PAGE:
As with mostly every company in any country, probably the most important part in the job hunting process is the interview. That does not mean that all interviews are the same, however. Let’s get familiar with Japanese-style job interviews, so that your interviewers will notice your capacity for cultural adaptability and passion for working in Japan.
Set phrases and behaviors
As with many business practices in Japan, there are a set of conventions for what to say and how to act in an interview. For example, when your name is called to enter the interview room, introduce yourself to your interviewers with a polite bow just after entering the room. Make sure you add a “yoroshiku-onegai-shimasu”, which roughly means “pleased to meet you” in English, to get your interview off to a good start.
In the room, you don’t want to take a seat until the interviewer tells you to do so. Sit up straight when you are seated; crossing your legs is out of the question. Men can make fists and put them in your lap, but be careful not to hold your hands so tight that you look too tense. For women, put your legs together and place your hands on your lap with one hand gently crossed over the other. Practice until you feel comfortable to keep a good posture throughout the whole interview to seem alert and enthusiastic, but still natural and relaxed.
The interview room
At interviews in some foreign companies, there may be a desk and chair prepared for interview sessions. But in most cases at Japanese companies, there is only a chair placed in the middle of the room with the interviewer(s) sitting at a table on the far end. Your chair could be quite far from the table, so you need to speak up to be heard. You will most likely feel a bit exposed sitting isolated, like you are being watched from every angle; just mentally prepare for this case in advance so it doesn’t throw you off.
Interview questions just for non-Japanese
In Japan, you will of course be asked standard questions such as your strengths and weaknesses, what has motivated you to apply to that company, and about your special skills and capabilities. But as a non-Japanese, the interviewers will be interested to know other things about you as well.
The biggest question the interviewers want to ask you is “why do you want to work in Japan?” Basically, they are looking forward to the answer “I love Japan” in some form or another. Tell them which aspects of Japan you like so they know that you will stay in Japan for a decent amount of time and enjoy living here. Even if your real answer to the question lies in salary, try talking about other more positive reasons instead.
Expect to be asked about cultural differences between your country and Japan. You could tell an interesting anecdote that shows your understanding and adaptability to Japanese culture. They may ask you some questions about knowledge on the Japanese language or manners and customs in Japanese business, too.
Other things they might ask about are if you have plans to go back home in the future, if you intend to be naturalized in Japan, or what your family thinks of you working in Japan. They could ask if you have a good command of English or other languages, and if you would be willing to do translation or proof-reading tasks in addition to your regular work.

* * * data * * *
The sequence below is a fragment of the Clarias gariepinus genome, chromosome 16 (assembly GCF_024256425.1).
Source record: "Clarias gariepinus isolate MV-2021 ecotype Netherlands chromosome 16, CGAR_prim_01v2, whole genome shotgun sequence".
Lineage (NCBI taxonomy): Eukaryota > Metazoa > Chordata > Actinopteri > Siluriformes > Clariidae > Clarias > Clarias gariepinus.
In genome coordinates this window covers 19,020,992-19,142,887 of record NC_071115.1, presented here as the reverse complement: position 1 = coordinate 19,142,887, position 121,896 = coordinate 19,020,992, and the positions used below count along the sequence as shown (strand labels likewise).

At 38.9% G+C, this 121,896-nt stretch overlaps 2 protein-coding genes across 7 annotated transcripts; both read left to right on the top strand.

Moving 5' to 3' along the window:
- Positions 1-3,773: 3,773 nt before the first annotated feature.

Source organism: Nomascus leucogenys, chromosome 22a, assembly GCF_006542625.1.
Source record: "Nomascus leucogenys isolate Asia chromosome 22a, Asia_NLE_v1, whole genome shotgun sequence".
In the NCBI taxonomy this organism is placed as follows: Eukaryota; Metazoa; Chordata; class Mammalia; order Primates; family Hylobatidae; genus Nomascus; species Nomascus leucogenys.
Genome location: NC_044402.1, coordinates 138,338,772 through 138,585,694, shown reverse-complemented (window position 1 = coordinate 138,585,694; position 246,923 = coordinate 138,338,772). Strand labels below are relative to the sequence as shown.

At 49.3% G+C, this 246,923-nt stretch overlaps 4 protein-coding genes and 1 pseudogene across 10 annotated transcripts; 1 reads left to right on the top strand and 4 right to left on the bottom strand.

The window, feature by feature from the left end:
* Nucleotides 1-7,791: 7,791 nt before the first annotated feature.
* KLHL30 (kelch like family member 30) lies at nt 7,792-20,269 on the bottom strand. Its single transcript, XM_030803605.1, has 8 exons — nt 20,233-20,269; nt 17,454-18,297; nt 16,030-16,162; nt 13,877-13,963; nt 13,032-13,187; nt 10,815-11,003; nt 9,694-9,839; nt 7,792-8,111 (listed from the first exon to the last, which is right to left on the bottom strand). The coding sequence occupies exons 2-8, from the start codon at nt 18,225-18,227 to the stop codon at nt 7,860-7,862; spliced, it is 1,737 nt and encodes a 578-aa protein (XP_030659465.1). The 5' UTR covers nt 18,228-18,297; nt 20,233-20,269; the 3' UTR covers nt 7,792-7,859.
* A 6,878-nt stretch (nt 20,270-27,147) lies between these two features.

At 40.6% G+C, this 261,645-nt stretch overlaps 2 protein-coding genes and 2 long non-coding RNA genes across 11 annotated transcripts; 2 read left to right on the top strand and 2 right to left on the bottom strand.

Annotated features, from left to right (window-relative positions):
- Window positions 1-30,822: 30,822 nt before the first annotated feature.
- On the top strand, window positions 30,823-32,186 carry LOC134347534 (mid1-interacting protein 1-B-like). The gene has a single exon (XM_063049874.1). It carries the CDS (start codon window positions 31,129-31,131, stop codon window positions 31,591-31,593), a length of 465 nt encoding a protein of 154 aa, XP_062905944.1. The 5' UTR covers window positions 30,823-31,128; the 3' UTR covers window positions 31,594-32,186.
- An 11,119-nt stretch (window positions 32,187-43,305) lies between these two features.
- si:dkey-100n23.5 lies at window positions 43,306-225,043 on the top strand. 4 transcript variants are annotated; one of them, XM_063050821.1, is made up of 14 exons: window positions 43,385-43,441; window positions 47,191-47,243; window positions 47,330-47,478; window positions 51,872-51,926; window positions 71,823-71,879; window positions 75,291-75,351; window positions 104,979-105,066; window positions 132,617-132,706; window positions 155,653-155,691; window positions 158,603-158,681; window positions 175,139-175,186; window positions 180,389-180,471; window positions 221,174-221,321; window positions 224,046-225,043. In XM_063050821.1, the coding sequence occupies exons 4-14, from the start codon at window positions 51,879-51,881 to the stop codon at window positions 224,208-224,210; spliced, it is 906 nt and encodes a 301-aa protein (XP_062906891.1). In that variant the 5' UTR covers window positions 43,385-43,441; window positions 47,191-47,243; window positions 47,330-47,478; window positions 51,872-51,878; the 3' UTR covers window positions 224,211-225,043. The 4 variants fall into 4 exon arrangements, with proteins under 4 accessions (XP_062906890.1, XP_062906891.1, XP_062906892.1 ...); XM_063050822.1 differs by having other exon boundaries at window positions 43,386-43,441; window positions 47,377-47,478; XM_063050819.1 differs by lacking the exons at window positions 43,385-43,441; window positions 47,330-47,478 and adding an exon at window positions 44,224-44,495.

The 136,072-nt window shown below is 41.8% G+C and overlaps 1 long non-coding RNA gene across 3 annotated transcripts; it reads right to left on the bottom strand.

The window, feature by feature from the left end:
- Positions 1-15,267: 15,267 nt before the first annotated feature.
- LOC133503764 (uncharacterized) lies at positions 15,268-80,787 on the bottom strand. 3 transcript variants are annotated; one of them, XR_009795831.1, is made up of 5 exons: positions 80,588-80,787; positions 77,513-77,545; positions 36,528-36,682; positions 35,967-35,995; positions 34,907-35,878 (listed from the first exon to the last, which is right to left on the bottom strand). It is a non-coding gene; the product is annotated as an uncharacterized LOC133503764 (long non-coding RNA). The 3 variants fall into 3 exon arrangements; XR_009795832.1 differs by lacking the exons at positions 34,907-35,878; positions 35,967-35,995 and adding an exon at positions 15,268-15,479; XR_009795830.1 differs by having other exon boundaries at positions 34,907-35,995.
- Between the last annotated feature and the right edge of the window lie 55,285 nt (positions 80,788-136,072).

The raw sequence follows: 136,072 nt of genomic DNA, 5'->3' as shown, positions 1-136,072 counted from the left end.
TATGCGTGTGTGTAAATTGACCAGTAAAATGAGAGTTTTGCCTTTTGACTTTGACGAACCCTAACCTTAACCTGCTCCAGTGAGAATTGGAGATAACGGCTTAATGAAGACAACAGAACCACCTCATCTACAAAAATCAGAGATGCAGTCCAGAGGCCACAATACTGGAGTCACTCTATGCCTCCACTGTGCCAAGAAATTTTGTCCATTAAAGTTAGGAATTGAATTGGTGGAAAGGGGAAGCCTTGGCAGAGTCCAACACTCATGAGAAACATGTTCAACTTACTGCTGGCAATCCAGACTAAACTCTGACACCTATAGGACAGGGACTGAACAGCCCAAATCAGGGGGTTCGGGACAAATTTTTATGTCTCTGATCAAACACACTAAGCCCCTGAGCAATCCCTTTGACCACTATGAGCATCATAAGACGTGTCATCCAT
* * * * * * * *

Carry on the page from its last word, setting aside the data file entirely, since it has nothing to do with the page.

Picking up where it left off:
Some Japanese companies place more weight on applicants’ character and personality than on their academic abilities and skills. While talking with a candidate face-to-face allows an interviewer to see to some extent what that person is like, it is much too difficult to get to know someone well in that short time. To gauge such essential aspects of ‘you’ they often give written tests to applicants, either before or after the first interview.
The written tests are called SPI tests (適性検査, tekisei kensa). Some are handwritten, but more often they are given online, so you can take the test from home. Not every company is able to offer the test in multiple languages, so in that case you will need to rely on your Japanese reading skills.
Other types other tests or tasks you might encounter will measure your math skills, coding ability, reading comprehension, or even your passion to enter that particular company.
The classic one-on-one (or one-on-many) interview still prevails, but the group discussion style of interview has also become popular. Seeing free and interactive conversation among a group of applicants, recruiters can check their capacity for leadership, critical thinking, and communication. Japanese people may tend to defer to others who are higher in status or to avoid a dispute, so you could shine in this situation if you have had lots of discussion practice at school in your country,
To sum up
Now that you have a better idea of different styles of interviews in Japan, you should be ready to perform in whichever interview situation you face. I hope this will free up space in your head to focus on the substance of your answers to the interview questions. Answer clearly and thoroughly with a smile, and surely you will do well!
An instructor English conversation school.
A certified guide-interpreter of English.
A working mother of two children.
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